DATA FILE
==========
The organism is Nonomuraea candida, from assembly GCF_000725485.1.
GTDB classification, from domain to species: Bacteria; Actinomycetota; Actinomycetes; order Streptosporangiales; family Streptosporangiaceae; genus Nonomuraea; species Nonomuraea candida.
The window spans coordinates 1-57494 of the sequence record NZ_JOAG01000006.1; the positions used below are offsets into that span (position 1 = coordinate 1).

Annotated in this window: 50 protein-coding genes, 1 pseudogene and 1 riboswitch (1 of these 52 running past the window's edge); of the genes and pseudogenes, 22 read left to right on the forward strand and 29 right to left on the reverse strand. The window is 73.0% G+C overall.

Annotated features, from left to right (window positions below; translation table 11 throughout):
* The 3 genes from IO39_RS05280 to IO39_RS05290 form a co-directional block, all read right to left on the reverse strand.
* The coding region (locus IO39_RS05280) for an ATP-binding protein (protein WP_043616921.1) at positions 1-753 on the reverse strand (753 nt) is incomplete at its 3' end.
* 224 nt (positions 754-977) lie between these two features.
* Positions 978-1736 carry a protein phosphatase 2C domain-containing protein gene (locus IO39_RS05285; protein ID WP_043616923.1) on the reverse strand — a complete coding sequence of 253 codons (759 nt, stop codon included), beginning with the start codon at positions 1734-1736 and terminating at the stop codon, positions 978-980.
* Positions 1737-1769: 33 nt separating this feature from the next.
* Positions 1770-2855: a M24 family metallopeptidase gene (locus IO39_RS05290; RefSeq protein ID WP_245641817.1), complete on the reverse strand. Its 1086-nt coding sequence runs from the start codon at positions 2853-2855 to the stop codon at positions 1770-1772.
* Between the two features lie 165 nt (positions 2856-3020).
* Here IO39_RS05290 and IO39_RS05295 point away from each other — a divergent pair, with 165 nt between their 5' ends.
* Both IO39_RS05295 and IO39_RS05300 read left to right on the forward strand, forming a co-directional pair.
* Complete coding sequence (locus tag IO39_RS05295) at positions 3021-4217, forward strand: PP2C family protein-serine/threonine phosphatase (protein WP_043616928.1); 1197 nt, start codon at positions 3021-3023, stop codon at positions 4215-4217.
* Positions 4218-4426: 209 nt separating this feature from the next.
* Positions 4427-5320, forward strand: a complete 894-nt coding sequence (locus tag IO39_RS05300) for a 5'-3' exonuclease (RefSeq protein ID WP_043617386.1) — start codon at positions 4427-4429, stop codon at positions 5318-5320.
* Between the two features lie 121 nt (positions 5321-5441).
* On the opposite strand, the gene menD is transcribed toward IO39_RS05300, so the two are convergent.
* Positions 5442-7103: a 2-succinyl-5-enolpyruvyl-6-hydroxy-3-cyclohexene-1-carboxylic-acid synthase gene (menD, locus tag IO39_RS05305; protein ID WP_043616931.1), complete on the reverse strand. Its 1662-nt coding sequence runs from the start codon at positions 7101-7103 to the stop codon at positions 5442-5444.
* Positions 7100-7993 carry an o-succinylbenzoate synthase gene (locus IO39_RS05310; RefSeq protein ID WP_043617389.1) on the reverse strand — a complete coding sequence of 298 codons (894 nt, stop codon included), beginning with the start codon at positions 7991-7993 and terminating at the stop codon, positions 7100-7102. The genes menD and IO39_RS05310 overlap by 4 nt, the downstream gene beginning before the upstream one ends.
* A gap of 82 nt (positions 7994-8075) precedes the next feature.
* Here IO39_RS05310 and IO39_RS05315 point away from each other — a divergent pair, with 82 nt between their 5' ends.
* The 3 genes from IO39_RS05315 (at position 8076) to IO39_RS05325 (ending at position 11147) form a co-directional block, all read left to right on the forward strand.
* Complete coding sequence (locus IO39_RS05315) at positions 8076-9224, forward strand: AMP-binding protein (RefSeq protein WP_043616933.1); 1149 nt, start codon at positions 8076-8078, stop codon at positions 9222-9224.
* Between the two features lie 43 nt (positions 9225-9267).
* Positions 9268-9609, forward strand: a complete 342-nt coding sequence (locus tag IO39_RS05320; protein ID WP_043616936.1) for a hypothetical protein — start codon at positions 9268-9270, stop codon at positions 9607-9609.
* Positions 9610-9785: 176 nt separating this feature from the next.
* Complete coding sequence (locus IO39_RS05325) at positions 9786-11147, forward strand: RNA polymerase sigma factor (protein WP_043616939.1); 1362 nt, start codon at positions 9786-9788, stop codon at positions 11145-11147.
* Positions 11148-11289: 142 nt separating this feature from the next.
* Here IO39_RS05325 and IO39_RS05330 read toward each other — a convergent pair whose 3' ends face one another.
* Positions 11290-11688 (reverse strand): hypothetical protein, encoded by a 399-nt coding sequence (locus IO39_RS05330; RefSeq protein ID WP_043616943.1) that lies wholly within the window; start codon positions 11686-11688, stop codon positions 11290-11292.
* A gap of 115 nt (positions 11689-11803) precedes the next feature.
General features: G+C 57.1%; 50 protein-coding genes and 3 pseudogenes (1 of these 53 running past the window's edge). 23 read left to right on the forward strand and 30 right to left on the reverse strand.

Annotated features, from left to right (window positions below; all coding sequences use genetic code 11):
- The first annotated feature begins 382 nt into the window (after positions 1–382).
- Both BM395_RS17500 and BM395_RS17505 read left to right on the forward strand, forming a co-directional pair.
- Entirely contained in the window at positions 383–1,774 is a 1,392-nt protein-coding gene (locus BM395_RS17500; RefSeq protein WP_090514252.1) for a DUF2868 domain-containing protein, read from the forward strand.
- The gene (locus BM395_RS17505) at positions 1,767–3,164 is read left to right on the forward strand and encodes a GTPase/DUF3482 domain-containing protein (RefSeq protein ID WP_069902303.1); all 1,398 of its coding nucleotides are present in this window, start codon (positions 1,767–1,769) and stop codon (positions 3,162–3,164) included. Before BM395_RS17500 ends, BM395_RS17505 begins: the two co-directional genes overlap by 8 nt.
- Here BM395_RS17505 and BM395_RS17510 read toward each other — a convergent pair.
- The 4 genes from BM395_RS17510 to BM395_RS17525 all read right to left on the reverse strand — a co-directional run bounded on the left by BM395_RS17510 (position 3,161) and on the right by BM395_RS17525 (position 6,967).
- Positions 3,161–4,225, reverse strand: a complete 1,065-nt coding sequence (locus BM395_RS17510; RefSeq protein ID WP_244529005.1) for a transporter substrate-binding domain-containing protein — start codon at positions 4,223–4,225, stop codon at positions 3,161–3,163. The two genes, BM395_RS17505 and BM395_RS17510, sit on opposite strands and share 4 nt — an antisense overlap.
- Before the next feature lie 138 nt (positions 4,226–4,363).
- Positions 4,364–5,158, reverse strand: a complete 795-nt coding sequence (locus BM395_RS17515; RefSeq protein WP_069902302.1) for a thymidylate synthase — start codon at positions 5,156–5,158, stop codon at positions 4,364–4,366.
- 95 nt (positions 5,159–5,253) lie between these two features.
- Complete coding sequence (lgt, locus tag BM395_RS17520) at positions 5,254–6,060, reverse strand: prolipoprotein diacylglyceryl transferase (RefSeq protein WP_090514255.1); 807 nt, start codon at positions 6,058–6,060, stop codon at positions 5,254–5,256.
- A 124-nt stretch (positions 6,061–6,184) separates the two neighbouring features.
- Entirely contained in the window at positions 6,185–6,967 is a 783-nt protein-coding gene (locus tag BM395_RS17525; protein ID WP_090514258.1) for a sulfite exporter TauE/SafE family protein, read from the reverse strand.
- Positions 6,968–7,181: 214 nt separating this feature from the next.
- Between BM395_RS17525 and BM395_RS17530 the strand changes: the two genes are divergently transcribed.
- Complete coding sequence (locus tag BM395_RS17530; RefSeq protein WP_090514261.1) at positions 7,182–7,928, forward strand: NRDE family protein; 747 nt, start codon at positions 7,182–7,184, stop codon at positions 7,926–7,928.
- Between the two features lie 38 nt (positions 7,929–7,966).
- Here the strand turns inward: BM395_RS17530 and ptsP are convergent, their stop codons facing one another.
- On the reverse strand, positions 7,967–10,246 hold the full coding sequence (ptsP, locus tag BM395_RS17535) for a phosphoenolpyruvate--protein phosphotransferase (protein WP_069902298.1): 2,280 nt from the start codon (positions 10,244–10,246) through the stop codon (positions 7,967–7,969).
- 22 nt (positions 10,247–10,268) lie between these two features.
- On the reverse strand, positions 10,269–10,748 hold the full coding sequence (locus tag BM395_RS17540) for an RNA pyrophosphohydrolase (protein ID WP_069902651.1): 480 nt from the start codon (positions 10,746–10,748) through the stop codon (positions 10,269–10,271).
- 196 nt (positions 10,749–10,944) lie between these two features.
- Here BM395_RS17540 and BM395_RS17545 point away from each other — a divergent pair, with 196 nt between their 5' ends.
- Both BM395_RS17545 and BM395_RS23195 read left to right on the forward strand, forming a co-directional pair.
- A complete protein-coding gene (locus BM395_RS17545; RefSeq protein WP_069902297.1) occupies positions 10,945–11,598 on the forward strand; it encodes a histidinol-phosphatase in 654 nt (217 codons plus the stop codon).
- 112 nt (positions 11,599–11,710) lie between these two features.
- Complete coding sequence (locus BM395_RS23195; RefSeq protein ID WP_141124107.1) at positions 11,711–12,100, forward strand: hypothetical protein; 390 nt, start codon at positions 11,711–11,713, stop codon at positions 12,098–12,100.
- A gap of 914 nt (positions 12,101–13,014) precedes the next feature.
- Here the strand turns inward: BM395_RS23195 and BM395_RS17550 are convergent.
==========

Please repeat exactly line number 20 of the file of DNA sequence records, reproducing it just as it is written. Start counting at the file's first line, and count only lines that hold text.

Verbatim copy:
* Positions 5442-7103: a 2-succinyl-5-enolpyruvyl-6-hydroxy-3-cyclohexene-1-carboxylic-acid synthase gene (menD, locus tag IO39_RS05305; protein ID WP_043616931.1), complete on the reverse strand. Its 1662-nt coding sequence runs from the start codon at positions 7101-7103 to the stop codon at positions 5442-5444.